Pauling persevered in his strong advocacy of vitamin C, in spite of the bitter, acrimonious, and at times personal attacks and ridicule that he was subjected to by the medical establishment.
Pauling was a strong proponent of vitamin C for the treatment of cancer, heart disease, infection, prevention of the common cold, disease prevention, and anti-aging.
In fact, Pauling publicized the work of Frederick Robert Klenner, M.D. Dr. Klenner was an early advocate of intravenous vitamin C as a treatment for cancer and as an antibiotic.
Sadly, the medical establishment fought Pauling tooth and claw, and his name today is still controversial, which says volumes about his influence. They conducted several studies that allegedly proved that intravenous vitamin C therapy was useless.
The fact that the doses of vitamin C used in these “independent studies” were too small to be useful was ignored, as was the effect of what the inexpensive vitamin C treatment would have on the physician's income.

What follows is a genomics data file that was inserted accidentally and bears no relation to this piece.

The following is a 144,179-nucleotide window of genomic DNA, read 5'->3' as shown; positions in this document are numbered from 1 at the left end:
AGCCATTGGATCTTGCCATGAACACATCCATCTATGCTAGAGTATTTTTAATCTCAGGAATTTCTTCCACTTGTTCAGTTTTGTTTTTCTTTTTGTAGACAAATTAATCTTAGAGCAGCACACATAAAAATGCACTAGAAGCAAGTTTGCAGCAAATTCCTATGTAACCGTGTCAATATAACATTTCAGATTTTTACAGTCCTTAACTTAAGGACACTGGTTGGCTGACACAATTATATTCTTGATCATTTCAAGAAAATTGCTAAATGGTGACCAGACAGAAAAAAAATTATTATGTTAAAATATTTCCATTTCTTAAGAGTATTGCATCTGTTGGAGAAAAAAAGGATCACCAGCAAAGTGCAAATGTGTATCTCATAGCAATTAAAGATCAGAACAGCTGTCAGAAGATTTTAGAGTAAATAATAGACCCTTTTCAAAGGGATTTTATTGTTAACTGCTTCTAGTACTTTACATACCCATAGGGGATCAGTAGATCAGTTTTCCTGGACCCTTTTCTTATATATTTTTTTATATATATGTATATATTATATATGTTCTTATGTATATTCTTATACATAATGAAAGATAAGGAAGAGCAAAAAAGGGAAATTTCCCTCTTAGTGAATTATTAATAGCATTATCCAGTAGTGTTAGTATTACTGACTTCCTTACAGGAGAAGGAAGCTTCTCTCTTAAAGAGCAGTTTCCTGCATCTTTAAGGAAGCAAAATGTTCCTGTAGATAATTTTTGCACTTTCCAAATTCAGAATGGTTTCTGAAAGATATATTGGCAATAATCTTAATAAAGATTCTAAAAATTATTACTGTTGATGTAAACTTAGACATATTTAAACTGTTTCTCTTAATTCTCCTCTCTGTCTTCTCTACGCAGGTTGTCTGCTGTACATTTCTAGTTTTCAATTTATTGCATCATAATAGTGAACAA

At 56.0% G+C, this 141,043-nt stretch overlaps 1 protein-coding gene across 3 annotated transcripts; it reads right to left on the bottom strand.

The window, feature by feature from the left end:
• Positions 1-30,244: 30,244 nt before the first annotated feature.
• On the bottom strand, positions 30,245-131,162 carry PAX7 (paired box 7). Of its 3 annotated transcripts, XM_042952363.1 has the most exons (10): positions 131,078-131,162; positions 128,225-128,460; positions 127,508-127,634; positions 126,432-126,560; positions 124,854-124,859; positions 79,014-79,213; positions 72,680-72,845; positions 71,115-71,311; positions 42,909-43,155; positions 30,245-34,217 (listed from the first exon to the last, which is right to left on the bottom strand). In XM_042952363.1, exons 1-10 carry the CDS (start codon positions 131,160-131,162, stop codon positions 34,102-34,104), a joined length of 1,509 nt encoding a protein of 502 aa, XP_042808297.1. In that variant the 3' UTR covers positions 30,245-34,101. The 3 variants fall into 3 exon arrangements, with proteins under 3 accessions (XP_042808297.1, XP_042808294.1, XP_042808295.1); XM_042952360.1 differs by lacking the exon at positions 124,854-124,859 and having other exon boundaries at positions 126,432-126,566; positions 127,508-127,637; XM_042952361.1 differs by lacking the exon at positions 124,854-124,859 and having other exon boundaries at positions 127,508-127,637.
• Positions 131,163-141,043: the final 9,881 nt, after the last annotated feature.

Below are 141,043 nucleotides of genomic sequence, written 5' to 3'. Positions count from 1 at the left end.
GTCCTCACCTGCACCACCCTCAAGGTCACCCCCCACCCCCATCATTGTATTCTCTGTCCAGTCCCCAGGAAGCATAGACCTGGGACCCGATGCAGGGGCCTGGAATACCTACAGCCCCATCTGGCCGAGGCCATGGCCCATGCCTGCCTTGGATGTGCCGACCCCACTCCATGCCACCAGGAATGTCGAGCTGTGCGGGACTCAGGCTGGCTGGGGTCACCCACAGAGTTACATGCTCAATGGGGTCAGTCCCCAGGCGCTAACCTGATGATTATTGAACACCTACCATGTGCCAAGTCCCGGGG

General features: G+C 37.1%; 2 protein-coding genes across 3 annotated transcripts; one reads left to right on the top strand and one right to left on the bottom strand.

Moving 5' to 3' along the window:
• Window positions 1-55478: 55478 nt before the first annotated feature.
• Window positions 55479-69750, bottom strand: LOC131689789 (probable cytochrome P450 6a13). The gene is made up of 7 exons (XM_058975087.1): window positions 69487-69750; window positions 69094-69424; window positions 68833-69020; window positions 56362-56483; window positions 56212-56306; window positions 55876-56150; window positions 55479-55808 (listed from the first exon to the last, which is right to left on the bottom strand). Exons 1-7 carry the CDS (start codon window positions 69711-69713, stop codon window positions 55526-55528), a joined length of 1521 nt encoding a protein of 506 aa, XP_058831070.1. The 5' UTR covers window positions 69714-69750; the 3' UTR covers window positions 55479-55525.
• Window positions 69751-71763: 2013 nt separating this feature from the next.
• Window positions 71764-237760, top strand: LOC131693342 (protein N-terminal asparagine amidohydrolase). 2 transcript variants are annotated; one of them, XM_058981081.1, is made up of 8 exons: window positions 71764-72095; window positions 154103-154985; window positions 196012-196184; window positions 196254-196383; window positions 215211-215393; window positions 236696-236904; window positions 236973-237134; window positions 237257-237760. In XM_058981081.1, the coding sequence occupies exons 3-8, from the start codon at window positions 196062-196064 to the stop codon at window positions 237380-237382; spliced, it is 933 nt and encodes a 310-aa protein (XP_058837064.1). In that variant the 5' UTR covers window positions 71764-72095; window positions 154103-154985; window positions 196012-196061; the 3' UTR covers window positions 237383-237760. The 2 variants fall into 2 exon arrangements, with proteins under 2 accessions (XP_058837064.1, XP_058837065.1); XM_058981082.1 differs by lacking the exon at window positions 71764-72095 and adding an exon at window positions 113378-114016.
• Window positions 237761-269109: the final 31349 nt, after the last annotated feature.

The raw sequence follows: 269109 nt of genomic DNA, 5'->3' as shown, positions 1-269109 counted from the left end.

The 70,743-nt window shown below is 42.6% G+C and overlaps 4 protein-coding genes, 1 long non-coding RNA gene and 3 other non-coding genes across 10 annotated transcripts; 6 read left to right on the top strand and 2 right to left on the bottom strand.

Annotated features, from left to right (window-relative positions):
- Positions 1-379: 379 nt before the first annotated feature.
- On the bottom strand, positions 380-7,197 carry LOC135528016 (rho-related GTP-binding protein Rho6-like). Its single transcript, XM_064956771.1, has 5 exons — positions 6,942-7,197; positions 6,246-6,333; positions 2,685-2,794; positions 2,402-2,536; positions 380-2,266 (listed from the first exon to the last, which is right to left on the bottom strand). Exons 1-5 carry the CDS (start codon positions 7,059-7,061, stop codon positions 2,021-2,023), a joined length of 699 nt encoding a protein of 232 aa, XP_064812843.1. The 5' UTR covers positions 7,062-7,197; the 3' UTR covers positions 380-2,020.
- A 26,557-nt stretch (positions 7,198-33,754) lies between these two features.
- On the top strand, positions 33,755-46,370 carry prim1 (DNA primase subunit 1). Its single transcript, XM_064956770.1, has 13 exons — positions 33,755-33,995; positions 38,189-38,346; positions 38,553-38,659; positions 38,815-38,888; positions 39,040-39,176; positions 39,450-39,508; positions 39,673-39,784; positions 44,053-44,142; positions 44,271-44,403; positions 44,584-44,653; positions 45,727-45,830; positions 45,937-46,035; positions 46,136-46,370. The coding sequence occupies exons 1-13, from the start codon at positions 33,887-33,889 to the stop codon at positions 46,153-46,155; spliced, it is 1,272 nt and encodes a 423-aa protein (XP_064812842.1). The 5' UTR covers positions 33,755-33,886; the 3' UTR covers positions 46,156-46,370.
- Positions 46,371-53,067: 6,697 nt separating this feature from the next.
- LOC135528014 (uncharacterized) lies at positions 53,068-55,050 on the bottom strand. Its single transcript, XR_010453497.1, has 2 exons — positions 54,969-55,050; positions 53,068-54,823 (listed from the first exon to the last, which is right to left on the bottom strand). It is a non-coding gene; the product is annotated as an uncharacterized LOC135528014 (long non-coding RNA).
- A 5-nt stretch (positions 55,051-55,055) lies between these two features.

The medical establishment has long been reluctant is rock the boat with alternative approaches, and it shows with their sanctimonious dismissal of vitamin C.
If no current medical books or studies have described vitamin C as a cure for any disease, most physicians will not even discuss it.
Also, physicians are not as well-versed in the science of nutrition as many believe they are.
However, the effectiveness of antibiotics has diminished, due to decades of over-reliance on them. As a result, several new and horrifying “superbugs” have emerged that are resistant to just about every standard antibiotic available.
We may be entering into a new and frightening post-antibiotic age, where even the traditional medical establishment will be forced to take another look at intravenous vitamin C as an antibiotic. Time will tell if Pauling's ideas will be vindicated.